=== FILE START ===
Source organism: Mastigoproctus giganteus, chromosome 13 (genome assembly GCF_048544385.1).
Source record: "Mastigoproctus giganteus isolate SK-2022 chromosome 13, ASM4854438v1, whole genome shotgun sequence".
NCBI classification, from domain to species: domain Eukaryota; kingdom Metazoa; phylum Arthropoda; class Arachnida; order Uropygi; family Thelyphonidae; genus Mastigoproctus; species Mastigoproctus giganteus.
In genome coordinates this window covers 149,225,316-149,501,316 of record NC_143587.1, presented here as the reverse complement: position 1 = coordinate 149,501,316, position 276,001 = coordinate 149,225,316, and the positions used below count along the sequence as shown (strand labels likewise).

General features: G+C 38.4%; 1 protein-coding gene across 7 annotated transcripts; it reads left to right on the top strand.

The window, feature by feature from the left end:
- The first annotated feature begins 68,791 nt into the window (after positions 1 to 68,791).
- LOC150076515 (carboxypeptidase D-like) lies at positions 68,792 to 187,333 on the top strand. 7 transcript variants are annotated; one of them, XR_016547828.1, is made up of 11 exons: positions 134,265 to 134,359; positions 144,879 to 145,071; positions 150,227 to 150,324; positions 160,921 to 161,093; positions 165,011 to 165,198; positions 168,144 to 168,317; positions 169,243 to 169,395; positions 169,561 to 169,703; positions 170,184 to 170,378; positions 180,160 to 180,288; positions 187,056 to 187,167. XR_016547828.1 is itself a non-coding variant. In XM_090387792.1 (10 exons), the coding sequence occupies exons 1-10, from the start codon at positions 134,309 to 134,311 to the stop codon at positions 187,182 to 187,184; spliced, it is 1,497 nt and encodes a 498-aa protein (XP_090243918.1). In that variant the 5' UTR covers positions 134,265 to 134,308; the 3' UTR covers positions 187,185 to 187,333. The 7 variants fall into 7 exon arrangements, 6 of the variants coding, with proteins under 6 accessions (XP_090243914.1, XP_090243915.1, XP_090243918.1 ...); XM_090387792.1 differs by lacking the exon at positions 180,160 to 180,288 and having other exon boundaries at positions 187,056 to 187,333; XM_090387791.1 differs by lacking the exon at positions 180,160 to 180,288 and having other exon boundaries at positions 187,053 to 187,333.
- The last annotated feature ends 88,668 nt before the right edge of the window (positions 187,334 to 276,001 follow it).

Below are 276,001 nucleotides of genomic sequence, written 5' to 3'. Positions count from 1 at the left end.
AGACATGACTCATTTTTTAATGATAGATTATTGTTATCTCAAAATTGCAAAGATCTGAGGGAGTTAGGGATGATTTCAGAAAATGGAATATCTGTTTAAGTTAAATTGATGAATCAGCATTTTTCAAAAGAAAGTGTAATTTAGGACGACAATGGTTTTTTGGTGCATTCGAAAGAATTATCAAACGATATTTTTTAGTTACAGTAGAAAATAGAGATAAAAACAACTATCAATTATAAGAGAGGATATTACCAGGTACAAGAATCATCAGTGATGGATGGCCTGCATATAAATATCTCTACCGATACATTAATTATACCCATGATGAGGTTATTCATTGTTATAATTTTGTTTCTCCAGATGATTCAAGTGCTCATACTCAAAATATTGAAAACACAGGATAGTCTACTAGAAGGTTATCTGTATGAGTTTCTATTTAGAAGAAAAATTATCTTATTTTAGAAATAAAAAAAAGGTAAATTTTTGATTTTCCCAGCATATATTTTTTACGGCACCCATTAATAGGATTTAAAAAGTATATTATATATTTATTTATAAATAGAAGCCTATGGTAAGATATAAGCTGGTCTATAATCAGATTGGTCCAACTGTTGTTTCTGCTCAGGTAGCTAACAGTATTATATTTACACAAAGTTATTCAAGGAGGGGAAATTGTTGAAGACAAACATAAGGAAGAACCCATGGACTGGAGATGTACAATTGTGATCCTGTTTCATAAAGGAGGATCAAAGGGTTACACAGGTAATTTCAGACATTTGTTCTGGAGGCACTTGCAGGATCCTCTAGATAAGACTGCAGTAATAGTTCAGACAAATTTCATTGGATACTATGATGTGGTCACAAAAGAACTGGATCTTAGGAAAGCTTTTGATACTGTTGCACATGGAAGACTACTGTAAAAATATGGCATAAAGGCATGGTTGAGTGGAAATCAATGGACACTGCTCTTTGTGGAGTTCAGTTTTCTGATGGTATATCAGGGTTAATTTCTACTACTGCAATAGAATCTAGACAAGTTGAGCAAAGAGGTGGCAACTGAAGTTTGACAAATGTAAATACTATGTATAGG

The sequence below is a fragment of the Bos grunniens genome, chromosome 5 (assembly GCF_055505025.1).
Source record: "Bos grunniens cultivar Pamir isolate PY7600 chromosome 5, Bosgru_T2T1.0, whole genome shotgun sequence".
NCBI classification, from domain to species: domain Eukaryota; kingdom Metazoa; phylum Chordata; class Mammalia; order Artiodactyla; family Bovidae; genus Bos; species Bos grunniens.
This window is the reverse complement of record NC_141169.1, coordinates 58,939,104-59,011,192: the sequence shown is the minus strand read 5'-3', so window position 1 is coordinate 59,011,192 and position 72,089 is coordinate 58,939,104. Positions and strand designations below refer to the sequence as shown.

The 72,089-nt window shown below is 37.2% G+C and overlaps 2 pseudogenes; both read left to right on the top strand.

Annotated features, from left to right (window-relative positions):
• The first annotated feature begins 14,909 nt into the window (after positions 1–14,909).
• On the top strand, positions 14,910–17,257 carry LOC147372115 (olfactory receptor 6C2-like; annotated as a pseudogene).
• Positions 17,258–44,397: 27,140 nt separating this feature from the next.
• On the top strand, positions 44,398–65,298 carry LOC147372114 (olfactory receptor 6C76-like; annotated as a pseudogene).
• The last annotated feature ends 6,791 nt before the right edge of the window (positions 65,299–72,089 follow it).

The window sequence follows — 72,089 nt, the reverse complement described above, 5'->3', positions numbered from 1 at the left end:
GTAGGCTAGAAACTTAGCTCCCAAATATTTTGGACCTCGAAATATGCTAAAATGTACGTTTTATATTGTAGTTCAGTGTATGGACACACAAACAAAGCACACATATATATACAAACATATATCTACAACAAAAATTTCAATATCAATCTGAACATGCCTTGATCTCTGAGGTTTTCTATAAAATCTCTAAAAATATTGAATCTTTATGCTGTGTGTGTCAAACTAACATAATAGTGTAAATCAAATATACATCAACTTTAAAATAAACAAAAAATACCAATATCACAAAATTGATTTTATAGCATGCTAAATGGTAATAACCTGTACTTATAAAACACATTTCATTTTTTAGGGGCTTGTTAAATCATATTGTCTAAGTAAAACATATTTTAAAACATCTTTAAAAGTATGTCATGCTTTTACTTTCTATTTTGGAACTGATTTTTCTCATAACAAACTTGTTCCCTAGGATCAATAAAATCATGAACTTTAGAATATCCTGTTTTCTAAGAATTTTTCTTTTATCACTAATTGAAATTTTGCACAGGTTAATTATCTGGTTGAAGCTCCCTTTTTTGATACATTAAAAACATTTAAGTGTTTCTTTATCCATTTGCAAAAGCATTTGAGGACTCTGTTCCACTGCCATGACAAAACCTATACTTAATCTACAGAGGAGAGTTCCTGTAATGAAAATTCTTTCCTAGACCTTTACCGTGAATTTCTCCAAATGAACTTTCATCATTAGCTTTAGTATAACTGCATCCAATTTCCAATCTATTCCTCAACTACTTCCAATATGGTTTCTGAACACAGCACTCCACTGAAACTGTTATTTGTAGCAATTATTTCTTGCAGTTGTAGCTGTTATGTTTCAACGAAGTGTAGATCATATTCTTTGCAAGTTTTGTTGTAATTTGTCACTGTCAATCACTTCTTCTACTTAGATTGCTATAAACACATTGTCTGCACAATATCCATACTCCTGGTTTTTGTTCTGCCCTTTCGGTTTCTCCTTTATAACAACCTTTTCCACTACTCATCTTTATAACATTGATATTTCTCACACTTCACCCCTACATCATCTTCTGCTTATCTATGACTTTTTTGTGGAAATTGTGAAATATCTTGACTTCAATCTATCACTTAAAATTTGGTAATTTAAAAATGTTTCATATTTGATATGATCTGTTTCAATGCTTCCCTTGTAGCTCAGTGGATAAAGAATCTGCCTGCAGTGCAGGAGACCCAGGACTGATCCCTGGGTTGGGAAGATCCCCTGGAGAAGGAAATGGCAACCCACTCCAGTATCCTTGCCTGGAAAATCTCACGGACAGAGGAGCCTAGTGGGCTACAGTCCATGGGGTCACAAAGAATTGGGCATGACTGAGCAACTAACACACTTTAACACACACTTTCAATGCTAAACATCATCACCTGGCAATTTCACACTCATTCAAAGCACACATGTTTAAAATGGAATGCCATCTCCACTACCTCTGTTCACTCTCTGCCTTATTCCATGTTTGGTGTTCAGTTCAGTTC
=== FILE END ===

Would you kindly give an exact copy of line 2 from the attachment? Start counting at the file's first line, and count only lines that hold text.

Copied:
Source record: "Mastigoproctus giganteus isolate SK-2022 chromosome 13, ASM4854438v1, whole genome shotgun sequence".